Seeing the fair country of Iceland in its winter state is not a bad thing in and of itself but there are huge drawbacks. PIC Giuseppe Milo

M ost of us are, presumably, not traveling way out to the North of the hemisphere to experience anything else but luxury or thereabouts. After all, travel to the North means visiting the most expensive places on earth.

Case in point is super-expensive Iceland. Where a friggin’ glass of cheap mass-produced beer during happy-hour will set you back 7€/8$ in most places. Don´t even ask the price outside of happy-hour and those only happen during early afternoons when no one wants a drink except the most chubby West Ham followers.

Quite a lot of you folks out there get taken in by fancy ads showing blankets of Northern lights covering the skies above this place whilst people are dancing naked underneath. OK, not naked but you get the point.

Yup, it does happen once in awhile but more often you´ll spend days looking and hoping and then leaving more disappointed than after the first night of sex.

Due to the wild weather here over wintertime some folks actually get to experience this phenomenon whilst waiting for a local rescue team. Stuck because Google Maps did not get it quite right. Or sometimes because some people are just plain yogurt. Sometimes the weather gets so bad even smart Alecs cannot cope.

Be that as it may. In our view, the most humongous problem wintertime travelers to Iceland face is the lack of services if you venture one step outside of the capital Reykjavik.

We know this because we ourselves have been traveling to faraway places on this magnificent island of ours in snow and icy season. Our four people team got to Kirkjubæjarklaustur town after a long drive a little after 20:00 on a Monday a few days back. Eager to try the only local restaurant apart from the hotel one we were met with darkness and closed doors.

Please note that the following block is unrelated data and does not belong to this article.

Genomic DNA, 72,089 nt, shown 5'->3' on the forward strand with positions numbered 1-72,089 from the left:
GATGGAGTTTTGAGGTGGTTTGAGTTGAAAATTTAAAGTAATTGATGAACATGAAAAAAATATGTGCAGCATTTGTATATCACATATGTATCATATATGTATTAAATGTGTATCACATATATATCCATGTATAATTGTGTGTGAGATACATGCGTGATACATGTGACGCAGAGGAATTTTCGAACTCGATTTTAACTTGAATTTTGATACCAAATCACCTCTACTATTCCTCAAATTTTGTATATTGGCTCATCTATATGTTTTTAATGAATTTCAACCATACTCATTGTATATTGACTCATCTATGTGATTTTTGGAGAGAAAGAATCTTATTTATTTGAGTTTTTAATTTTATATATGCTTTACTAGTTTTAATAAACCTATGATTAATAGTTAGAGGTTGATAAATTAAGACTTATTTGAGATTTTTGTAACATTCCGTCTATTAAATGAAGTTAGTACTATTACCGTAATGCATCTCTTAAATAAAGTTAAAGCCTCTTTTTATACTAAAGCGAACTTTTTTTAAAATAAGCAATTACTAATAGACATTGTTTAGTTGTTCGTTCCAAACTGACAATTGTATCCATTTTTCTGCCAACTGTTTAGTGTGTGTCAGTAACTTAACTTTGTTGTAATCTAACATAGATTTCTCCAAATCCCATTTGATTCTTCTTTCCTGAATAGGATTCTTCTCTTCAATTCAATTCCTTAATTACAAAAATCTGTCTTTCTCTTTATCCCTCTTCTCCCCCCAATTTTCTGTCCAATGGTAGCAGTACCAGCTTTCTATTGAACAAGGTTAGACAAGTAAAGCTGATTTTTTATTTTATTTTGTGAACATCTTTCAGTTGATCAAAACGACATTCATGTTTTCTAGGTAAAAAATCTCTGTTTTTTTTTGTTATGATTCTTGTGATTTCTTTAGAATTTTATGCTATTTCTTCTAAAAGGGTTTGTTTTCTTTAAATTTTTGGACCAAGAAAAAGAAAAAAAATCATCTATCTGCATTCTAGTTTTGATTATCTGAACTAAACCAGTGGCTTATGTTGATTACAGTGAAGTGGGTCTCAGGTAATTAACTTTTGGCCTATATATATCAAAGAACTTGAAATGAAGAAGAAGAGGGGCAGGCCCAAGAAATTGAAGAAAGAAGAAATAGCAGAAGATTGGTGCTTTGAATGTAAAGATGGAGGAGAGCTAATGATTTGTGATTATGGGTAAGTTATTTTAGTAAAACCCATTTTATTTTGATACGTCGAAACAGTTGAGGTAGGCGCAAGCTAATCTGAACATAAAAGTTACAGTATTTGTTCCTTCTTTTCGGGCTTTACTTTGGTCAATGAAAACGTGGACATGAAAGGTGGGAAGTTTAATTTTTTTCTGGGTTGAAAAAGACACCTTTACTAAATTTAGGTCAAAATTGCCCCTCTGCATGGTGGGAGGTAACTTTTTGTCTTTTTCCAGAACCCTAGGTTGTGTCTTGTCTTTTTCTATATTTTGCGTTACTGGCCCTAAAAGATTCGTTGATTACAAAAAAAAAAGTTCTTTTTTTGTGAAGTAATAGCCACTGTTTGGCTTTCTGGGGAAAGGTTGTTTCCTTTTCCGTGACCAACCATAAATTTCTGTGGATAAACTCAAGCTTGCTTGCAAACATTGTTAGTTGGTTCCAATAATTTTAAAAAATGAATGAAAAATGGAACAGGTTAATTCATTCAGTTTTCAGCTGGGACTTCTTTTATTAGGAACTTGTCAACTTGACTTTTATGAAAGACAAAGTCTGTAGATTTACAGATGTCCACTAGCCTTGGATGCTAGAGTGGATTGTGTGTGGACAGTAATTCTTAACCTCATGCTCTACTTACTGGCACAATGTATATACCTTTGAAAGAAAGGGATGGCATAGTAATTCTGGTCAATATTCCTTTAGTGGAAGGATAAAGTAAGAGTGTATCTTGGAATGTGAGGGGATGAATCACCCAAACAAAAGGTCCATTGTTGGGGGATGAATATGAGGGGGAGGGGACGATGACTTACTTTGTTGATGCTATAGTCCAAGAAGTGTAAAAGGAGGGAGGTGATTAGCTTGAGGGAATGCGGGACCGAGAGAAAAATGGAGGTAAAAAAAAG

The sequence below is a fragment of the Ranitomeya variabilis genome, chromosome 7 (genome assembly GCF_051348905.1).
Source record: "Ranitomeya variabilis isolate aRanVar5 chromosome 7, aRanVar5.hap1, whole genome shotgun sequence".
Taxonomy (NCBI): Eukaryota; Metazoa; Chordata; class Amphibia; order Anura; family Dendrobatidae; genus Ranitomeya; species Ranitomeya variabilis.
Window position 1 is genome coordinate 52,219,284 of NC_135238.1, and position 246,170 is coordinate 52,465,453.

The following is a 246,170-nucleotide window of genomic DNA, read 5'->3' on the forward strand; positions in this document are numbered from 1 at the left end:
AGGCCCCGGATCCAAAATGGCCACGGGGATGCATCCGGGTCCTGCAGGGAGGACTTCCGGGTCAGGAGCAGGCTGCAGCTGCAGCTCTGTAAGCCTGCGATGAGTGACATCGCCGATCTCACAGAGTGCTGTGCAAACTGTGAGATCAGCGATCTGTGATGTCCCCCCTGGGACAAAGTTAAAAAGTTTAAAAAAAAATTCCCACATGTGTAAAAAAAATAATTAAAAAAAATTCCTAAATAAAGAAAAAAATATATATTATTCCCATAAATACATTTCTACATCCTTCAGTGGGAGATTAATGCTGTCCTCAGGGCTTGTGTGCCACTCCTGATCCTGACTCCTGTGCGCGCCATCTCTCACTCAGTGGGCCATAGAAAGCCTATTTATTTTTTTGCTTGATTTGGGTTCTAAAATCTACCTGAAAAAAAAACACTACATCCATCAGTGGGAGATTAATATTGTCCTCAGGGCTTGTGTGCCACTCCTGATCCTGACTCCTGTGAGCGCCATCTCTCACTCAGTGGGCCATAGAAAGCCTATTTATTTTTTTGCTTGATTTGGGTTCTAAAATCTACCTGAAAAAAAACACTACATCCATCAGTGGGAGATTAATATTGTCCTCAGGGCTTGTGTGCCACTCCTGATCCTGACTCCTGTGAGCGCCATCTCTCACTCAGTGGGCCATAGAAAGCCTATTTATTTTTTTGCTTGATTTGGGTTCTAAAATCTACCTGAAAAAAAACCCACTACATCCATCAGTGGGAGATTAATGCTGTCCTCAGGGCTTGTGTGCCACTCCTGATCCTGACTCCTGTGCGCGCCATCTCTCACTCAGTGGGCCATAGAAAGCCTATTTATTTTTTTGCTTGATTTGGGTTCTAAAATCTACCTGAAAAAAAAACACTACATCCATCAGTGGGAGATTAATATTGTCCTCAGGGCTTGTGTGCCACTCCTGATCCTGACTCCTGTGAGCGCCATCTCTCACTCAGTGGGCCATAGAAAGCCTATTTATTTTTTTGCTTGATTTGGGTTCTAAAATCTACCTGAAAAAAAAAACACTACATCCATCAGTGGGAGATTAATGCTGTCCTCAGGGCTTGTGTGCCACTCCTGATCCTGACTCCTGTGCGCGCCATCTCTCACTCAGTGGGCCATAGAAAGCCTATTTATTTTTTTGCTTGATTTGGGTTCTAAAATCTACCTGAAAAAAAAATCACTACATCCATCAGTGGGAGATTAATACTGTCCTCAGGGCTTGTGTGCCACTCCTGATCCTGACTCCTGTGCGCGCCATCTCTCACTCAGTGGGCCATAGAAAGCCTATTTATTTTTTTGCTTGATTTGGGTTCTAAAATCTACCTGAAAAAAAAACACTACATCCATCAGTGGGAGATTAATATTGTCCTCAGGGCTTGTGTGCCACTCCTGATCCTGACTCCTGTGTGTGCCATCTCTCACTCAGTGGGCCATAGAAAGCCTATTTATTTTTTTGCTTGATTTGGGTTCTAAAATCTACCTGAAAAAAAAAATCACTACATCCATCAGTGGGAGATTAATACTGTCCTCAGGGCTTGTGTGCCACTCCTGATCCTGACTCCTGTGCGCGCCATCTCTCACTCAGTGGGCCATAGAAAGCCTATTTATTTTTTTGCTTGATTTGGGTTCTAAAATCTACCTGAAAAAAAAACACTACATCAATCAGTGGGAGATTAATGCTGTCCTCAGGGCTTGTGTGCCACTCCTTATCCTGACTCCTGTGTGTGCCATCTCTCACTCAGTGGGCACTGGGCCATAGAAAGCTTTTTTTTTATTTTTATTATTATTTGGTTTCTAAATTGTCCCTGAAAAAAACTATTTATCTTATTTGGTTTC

Couple of days later we entered the town of Egilsstadir at about 21:00 hours. Said to be the capital of the East of Iceland with at least six restaurants within its borders but we were turned away at two open restaurants because they were closing at the time. All the others were closed. Only due to good service at our hotel did we manage to get the cook to stay a little late to make us something edible at the seriously late hour of 21:32.

Etc and etc.

All good and fancy about traveling outside of the capital area in deep winter. You´ll get to see sights in winter-form and without any crowds.

But the drawbacks are substantial too. You´ll have to drive super-slowly due to snow and ice on most roads. Doing the famed Ring Road might take three or four days instead of one or two. Many fantastic country-roads are simply closed so you lose out there. Even a handful of villages here still get completely closed off for days on end if the weather is acting up.

And then there is the restaurant shit.

You see, while we understand completely why tiny local restaurants in tiny local villages and towns cannot afford to be on standby for visitors all the time, the hype and the adverts about a winter visit suggest they are and you will have some choice if you do venture outside of the capital area.

Not so much.

Prepare for pretty awful and expensive fast food if you do find yourself driving around in wintertime. If you get fast food at all.

Pack your bags with something edible just in case…

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